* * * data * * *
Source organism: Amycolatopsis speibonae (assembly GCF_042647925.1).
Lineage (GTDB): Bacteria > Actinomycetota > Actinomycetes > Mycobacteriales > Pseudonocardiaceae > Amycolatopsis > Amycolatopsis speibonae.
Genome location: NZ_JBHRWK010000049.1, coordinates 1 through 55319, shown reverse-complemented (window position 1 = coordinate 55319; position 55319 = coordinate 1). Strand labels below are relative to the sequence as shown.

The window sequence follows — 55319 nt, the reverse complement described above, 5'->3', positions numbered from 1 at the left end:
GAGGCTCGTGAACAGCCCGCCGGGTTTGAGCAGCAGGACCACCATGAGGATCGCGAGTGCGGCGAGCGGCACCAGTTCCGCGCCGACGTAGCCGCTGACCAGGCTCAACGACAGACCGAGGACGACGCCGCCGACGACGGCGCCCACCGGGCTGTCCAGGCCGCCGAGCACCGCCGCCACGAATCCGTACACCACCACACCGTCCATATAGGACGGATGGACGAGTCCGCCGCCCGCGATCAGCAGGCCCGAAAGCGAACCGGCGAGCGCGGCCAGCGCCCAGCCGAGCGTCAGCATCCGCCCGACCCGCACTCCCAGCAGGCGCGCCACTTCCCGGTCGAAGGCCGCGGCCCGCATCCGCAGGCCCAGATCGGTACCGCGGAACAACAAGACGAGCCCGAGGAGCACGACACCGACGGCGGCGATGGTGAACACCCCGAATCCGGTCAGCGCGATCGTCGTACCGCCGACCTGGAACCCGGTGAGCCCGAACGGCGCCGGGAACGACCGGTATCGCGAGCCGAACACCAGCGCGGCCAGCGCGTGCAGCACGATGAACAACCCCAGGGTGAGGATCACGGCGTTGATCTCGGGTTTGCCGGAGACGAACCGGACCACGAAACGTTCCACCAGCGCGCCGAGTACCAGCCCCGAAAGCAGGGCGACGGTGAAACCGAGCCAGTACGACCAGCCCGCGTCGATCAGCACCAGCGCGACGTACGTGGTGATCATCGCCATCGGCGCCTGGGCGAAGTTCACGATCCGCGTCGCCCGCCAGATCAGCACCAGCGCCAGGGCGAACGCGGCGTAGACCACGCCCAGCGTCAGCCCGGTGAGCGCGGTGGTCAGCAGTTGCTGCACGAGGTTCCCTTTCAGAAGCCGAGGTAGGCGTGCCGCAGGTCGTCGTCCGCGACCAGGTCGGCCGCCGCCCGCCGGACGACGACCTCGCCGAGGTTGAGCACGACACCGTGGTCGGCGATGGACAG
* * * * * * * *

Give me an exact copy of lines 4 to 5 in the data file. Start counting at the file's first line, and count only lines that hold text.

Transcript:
The window sequence follows — 55319 nt, the reverse complement described above, 5'->3', positions numbered from 1 at the left end:
GAGGCTCGTGAACAGCCCGCCGGGTTTGAGCAGCAGGACCACCATGAGGATCGCGAGTGCGGCGAGCGGCACCAGTTCCGCGCCGACGTAGCCGCTGACCAGGCTCAACGACAGACCGAGGACGACGCCGCCGACGACGGCGCCCACCGGGCTGTCCAGGCCGCCGAGCACCGCCGCCACGAATCCGTACACCACCACACCGTCCATATAGGACGGATGGACGAGTCCGCCGCCCGCGATCAGCAGGCCCGAAAGCGAACCGGCGAGCGCGGCCAGCGCCCAGCCGAGCGTCAGCATCCGCCCGACCCGCACTCCCAGCAGGCGCGCCACTTCCCGGTCGAAGGCCGCGGCCCGCATCCGCAGGCCCAGATCGGTACCGCGGAACAACAAGACGAGCCCGAGGAGCACGACACCGACGGCGGCGATGGTGAACACCCCGAATCCGGTCAGCGCGATCGTCGTACCGCCGACCTGGAACCCGGTGAGCCCGAACGGCGCCGGGAACGACCGGTATCGCGAGCCGAACACCAGCGCGGCCAGCGCGTGCAGCACGATGAACAACCCCAGGGTGAGGATCACGGCGTTGATCTCGGGTTTGCCGGAGACGAACCGGACCACGAAACGTTCCACCAGCGCGCCGAGTACCAGCCCCGAAAGCAGGGCGACGGTGAAACCGAGCCAGTACGACCAGCCCGCGTCGATCAGCACCAGCGCGACGTACGTGGTGATCATCGCCATCGGCGCCTGGGCGAAGTTCACGATCCGCGTCGCCCGCCAGATCAGCACCAGCGCCAGGGCGAACGCGGCGTAGACCACGCCCAGCGTCAGCCCGGTGAGCGCGGTGGTCAGCAGTTGCTGCACGAGGTTCCCTTTCAGAAGCCGAGGTAGGCGTGCCGCAGGTCGTCGTCCGCGACCAGGTCGGCCGCCGCCCGCCGGACGACGACCTCGCCGAGGTTGAGCACGACACCGTGGTCGGCGATGGACAG